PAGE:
The Bloody’s history is typically a little blurry. Fernand Petiot from Harrys Bar in New York is named as the creator of the original drink. At a time of prohibition a cocktail that used a flavourless newly-imported Russian spirit, disguised in highly-flavoured tomato juice was probably quite useful when its owner and clientele could get sprung at any time.

Some believe its name was derived from Mary Tudor, Queen of England (not to be confused with Mary Tudor buried in Bury St Edmunds. One was his sister, the other his daughter) who, from her historically widespread slaughter of protestants earnt her the gruesome moniker.

Also, fairly unpalatable but slightly less murderous (I hope) is the story that it was the name of a waitress called Mary, who worked in a Chicago nightclub called, charmingly, the Bucket of Blood. Rumour has it she regularly had a bucket of water to sluice down the blood from the sidewalk outside the club because of the multiple brawls that happened there every night.

Many other stories abound, but generally its composition is clear – tomato juice to soothe the irritated stomach, salt to replace the electrolytes lost, and, of course, the vodka to act as the ‘hair of the dog’ (short for “hair of the dog that bit you”) a strange old expression that essentially means ‘like cures like’.

There are numerous delicious derivatives of the drink that inventively use different spirits: some of my favourites are a Bloody Maria with Tequila instead of vodka, a Maria Verde made with a delicious green tomatillo sauce, and of course there’s always a Virgin Mary – sans alcohol – that at Gastrono-me we call a Proud Mary due to its virtuous nature.

So, my resolution is that I shall be seeing in these next few weeks with a Bloody Mary rather than a diet plan. No, it may not clean up the mess of the year before, and no it probably won’t cure anything other than my mood, but it may – just may – make me feel a damn sight better about facing 2021.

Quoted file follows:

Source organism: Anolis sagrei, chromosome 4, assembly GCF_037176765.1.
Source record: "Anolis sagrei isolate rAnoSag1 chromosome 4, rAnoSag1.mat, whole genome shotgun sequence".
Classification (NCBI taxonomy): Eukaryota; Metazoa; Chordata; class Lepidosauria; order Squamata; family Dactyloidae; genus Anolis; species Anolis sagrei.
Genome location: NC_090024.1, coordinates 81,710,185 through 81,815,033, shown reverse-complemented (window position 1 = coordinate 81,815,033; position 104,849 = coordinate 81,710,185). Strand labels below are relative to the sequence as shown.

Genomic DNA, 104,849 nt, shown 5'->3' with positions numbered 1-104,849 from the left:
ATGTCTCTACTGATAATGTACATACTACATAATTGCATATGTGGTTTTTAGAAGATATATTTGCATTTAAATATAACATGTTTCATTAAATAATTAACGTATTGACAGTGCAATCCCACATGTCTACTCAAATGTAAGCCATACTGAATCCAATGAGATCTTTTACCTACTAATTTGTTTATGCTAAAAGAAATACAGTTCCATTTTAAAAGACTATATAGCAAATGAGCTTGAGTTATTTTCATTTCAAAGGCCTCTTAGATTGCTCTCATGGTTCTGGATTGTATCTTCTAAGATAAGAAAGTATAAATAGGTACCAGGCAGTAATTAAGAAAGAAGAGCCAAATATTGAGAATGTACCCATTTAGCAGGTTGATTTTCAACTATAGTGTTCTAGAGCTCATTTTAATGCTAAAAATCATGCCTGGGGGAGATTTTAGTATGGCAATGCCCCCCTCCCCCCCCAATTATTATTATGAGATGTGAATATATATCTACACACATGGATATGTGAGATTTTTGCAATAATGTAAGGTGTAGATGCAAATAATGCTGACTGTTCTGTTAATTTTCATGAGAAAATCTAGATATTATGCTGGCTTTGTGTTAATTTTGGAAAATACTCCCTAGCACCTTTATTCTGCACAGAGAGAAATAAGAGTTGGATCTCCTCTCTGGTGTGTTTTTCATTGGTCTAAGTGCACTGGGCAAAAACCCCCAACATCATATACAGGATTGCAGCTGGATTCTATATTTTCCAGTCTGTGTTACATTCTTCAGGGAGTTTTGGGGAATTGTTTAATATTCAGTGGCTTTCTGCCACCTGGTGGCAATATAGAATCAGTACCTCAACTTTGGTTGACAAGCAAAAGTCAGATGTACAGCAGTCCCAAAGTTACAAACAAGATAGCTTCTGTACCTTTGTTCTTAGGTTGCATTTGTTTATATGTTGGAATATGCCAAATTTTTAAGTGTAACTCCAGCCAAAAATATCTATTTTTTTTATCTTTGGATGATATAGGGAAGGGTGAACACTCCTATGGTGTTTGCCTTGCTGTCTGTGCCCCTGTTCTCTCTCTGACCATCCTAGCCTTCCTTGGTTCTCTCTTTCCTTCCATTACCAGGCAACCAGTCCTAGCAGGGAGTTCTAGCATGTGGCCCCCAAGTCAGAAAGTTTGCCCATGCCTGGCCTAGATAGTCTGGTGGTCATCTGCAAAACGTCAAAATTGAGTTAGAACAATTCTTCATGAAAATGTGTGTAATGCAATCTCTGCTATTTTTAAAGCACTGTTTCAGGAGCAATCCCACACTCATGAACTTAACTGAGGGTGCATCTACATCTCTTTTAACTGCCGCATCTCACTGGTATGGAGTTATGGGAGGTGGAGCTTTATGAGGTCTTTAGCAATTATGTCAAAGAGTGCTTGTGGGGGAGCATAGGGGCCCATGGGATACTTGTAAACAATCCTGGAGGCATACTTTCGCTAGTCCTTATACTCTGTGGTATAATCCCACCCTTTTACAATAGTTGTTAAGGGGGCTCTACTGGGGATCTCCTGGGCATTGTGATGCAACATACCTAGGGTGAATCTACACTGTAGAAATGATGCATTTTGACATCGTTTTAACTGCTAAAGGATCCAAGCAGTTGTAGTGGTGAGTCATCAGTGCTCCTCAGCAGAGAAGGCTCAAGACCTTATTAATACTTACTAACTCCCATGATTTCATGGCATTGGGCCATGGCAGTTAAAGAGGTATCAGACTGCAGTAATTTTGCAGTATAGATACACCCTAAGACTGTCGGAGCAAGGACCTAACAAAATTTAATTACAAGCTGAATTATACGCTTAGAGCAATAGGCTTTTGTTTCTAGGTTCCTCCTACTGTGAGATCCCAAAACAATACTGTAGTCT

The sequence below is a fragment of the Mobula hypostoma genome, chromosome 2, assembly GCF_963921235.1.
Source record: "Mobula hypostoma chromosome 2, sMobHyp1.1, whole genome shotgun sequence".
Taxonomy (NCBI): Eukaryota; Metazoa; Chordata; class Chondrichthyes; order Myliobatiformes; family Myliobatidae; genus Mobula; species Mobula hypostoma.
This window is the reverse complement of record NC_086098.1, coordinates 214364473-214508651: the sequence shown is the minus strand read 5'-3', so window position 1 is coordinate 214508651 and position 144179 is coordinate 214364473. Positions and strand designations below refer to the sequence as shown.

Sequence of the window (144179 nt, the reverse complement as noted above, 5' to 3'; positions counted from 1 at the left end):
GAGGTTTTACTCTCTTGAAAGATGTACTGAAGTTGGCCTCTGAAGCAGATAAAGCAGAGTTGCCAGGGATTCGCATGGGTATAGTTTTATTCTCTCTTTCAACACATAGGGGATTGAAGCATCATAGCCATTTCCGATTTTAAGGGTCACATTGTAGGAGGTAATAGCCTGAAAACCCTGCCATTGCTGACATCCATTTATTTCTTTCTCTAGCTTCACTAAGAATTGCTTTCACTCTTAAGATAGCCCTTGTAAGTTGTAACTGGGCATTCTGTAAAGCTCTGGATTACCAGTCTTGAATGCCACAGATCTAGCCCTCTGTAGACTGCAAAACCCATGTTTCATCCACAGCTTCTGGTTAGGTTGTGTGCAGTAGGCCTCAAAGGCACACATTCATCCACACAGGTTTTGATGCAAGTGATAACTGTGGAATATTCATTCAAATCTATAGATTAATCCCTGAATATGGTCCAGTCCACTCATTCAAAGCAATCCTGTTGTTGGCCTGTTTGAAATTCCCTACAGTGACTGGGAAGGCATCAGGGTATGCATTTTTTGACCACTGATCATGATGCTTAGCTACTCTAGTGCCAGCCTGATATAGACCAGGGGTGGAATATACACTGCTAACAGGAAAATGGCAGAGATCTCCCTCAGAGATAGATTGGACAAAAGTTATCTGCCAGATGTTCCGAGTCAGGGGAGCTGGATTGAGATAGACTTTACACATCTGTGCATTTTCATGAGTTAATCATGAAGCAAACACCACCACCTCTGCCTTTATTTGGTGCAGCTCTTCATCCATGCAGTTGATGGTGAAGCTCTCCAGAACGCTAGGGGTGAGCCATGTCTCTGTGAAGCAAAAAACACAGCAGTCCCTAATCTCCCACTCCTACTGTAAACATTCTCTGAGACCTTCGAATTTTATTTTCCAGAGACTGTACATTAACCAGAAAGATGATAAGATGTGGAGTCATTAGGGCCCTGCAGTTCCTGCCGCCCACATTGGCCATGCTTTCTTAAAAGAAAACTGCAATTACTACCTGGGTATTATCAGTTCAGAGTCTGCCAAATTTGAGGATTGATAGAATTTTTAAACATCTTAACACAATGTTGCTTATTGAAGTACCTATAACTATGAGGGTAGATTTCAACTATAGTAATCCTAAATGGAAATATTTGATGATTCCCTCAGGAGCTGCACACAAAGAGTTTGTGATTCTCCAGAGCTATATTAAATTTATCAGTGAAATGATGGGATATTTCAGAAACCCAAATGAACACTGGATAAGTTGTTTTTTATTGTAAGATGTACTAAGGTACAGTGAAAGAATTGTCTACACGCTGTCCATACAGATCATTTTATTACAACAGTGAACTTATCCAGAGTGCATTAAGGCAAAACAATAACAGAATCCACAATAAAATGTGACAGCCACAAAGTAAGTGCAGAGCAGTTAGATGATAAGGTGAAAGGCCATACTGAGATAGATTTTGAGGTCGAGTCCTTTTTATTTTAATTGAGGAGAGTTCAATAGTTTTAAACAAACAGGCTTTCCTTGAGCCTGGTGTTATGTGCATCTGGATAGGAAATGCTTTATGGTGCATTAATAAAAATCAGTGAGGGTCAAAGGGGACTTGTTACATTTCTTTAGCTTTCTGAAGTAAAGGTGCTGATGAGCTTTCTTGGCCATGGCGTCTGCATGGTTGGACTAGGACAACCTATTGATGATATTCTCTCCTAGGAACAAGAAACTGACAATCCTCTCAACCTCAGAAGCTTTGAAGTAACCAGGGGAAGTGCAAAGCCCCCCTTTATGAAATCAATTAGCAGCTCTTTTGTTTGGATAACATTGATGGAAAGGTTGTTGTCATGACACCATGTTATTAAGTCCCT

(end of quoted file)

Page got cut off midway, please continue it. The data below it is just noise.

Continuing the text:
Cheers and best wishes to you all, and please stay safe x

BLOODY HELL MARY

(Makes 2)

Ingredients:

A large handful of ice

100ml vodka, I favour Grey Goose

500ml tomato juice

½ teaspoon of lemon juice

½ teaspoon of harissa paste

½ teaspoon of crushed garlic (I preserve mine in a little olive oil stored in the fridge for ease)

½ teaspoon of smoked paprika

A good pinch of celery salt

A pinch of black pepper

A pinch of salt

½ teaspoon of hot sauce, sriracha works a treat

A few shakes of Worcestershire sauce,

omit if veggie

A dash of smoked chipotle tabasco, if brave

Method:

Place the ice in a cocktail shaker, measure the vodka, tomato juice and then add all the rest of the ingredients, tasting as you go.

Because of my slightly unusual ingredients, you have to give this an almighty shake, then strain into a highball glass filled with ice

Serving suggestions:

Always dress your glass with a celery stick for stirring your restorative elixir.

But any of these other ingredients would make for a party in a glass!

Crispy bacon slice

A meatball or two

Olives

A gherkin spear

Cocktail onions

Lime wedge

Gemma is executive chef and co-creator of Gastrono-me, Abbeygate Street, Bury St Edmunds

See gastrono-me.co.uk

Call 01284 277980

Read Gemma’s blog at gemwithrelish.com